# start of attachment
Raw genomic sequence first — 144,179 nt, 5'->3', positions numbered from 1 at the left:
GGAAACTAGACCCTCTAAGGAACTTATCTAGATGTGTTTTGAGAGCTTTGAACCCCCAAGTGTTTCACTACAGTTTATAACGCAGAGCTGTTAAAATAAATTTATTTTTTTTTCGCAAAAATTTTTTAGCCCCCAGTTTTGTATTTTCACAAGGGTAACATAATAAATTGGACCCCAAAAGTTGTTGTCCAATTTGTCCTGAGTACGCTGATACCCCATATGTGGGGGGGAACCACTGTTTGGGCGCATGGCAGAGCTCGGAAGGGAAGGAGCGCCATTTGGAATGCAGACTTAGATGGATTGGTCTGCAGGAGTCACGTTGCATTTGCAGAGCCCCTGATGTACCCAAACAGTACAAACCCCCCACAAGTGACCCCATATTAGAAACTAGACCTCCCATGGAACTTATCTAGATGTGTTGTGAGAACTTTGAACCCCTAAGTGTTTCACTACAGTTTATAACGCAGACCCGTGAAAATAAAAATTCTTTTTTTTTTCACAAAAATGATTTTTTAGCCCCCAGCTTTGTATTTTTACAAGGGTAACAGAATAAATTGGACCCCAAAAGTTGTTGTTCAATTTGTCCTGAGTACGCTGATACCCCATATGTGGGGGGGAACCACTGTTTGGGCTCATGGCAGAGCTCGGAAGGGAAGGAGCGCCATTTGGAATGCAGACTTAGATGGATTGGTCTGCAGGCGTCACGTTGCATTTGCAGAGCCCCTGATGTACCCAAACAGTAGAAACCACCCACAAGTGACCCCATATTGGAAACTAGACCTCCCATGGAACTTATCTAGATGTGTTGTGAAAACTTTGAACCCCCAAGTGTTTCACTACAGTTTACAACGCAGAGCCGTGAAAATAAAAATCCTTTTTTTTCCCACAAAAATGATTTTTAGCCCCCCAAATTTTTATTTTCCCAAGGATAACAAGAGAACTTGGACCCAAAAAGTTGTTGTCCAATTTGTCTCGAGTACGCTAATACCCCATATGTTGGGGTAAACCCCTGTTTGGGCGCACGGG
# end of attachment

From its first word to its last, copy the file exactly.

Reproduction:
Raw genomic sequence first — 144,179 nt, 5'->3', positions numbered from 1 at the left:
GGAAACTAGACCCTCTAAGGAACTTATCTAGATGTGTTTTGAGAGCTTTGAACCCCCAAGTGTTTCACTACAGTTTATAACGCAGAGCTGTTAAAATAAATTTATTTTTTTTTCGCAAAAATTTTTTAGCCCCCAGTTTTGTATTTTCACAAGGGTAACATAATAAATTGGACCCCAAAAGTTGTTGTCCAATTTGTCCTGAGTACGCTGATACCCCATATGTGGGGGGGAACCACTGTTTGGGCGCATGGCAGAGCTCGGAAGGGAAGGAGCGCCATTTGGAATGCAGACTTAGATGGATTGGTCTGCAGGAGTCACGTTGCATTTGCAGAGCCCCTGATGTACCCAAACAGTACAAACCCCCCACAAGTGACCCCATATTAGAAACTAGACCTCCCATGGAACTTATCTAGATGTGTTGTGAGAACTTTGAACCCCTAAGTGTTTCACTACAGTTTATAACGCAGACCCGTGAAAATAAAAATTCTTTTTTTTTTCACAAAAATGATTTTTTAGCCCCCAGCTTTGTATTTTTACAAGGGTAACAGAATAAATTGGACCCCAAAAGTTGTTGTTCAATTTGTCCTGAGTACGCTGATACCCCATATGTGGGGGGGAACCACTGTTTGGGCTCATGGCAGAGCTCGGAAGGGAAGGAGCGCCATTTGGAATGCAGACTTAGATGGATTGGTCTGCAGGCGTCACGTTGCATTTGCAGAGCCCCTGATGTACCCAAACAGTAGAAACCACCCACAAGTGACCCCATATTGGAAACTAGACCTCCCATGGAACTTATCTAGATGTGTTGTGAAAACTTTGAACCCCCAAGTGTTTCACTACAGTTTACAACGCAGAGCCGTGAAAATAAAAATCCTTTTTTTTCCCACAAAAATGATTTTTAGCCCCCCAAATTTTTATTTTCCCAAGGATAACAAGAGAACTTGGACCCAAAAAGTTGTTGTCCAATTTGTCTCGAGTACGCTAATACCCCATATGTTGGGGTAAACCCCTGTTTGGGCGCACGGG